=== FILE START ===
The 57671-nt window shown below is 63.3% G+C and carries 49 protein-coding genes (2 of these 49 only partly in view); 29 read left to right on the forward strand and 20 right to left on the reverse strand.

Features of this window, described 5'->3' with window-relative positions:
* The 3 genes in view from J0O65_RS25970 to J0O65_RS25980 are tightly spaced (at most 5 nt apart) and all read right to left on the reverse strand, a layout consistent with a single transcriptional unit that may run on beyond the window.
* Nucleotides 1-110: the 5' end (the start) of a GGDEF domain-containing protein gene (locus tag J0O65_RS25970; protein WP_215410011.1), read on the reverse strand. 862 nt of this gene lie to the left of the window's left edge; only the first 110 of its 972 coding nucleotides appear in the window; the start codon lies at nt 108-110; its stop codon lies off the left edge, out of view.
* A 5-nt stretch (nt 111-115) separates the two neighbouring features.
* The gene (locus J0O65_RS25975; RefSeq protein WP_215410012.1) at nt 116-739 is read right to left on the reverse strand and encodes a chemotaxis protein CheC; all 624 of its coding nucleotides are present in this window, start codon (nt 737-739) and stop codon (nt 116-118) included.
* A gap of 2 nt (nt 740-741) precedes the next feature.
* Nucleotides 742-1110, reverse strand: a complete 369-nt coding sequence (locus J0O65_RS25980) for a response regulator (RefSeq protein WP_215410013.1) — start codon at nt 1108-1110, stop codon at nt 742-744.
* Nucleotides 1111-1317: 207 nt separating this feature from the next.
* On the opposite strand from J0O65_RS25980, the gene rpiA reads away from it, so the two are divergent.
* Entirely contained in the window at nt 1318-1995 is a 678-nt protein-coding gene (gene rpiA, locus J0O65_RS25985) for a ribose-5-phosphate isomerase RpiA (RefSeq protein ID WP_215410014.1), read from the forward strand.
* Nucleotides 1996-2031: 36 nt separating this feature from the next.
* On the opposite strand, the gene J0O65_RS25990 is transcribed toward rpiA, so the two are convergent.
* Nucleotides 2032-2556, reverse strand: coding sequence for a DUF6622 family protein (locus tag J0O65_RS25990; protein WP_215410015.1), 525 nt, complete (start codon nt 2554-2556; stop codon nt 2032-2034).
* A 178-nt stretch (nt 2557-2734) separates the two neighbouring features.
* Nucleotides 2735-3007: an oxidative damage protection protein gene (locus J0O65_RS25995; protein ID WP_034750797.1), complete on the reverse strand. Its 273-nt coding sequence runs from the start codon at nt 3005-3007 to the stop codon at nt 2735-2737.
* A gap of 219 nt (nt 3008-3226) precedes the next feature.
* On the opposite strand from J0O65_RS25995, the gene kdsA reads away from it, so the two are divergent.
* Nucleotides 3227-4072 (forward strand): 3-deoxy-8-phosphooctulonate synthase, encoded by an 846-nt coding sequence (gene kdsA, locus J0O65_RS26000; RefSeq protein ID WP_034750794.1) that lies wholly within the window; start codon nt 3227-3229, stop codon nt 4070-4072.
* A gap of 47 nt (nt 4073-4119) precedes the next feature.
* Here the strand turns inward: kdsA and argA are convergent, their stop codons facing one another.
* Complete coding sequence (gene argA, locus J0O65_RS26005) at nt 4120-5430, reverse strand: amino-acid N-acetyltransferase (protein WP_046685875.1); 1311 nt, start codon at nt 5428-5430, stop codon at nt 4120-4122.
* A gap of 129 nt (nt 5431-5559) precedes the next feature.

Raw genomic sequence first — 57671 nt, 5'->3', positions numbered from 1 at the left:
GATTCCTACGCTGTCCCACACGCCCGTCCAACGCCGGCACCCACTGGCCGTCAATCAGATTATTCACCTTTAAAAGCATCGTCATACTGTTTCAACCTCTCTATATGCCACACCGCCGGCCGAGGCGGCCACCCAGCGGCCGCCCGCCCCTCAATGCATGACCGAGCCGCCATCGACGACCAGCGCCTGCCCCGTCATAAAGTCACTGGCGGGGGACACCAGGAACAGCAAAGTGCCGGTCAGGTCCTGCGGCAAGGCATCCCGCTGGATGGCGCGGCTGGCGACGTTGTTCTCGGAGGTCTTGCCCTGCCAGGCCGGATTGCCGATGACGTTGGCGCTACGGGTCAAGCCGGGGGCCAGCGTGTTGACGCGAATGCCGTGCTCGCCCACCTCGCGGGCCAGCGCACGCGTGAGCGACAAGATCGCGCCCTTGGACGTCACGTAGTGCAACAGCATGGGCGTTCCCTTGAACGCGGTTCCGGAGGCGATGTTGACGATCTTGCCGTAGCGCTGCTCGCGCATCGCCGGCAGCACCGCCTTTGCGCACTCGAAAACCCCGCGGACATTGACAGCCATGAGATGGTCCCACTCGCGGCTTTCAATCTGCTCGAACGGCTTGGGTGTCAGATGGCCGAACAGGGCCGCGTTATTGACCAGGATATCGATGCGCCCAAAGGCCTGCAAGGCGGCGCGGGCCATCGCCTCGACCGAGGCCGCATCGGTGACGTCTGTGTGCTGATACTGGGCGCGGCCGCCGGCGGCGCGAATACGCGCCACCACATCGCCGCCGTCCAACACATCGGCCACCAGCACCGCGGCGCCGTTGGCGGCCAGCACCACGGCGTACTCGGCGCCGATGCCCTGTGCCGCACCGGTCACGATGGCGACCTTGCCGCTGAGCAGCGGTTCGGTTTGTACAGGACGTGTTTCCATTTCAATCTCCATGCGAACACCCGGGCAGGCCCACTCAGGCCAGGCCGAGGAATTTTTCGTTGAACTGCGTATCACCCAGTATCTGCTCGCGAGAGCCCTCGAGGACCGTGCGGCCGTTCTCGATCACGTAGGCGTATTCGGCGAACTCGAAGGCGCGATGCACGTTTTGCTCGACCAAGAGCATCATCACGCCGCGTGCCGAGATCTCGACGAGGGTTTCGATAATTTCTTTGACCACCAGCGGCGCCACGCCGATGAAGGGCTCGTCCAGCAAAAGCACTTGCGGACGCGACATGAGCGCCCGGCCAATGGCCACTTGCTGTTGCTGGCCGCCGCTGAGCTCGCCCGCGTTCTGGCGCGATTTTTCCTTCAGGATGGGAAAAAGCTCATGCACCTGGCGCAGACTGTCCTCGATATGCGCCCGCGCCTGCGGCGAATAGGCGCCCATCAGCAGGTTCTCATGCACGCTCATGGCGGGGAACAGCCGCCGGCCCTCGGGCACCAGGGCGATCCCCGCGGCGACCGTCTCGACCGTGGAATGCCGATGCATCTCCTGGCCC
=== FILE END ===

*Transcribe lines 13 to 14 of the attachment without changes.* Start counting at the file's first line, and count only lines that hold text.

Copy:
* On the opposite strand, the gene J0O65_RS25990 is transcribed toward rpiA, so the two are convergent.
* Nucleotides 2032-2556, reverse strand: coding sequence for a DUF6622 family protein (locus tag J0O65_RS25990; protein WP_215410015.1), 525 nt, complete (start codon nt 2554-2556; stop codon nt 2032-2034).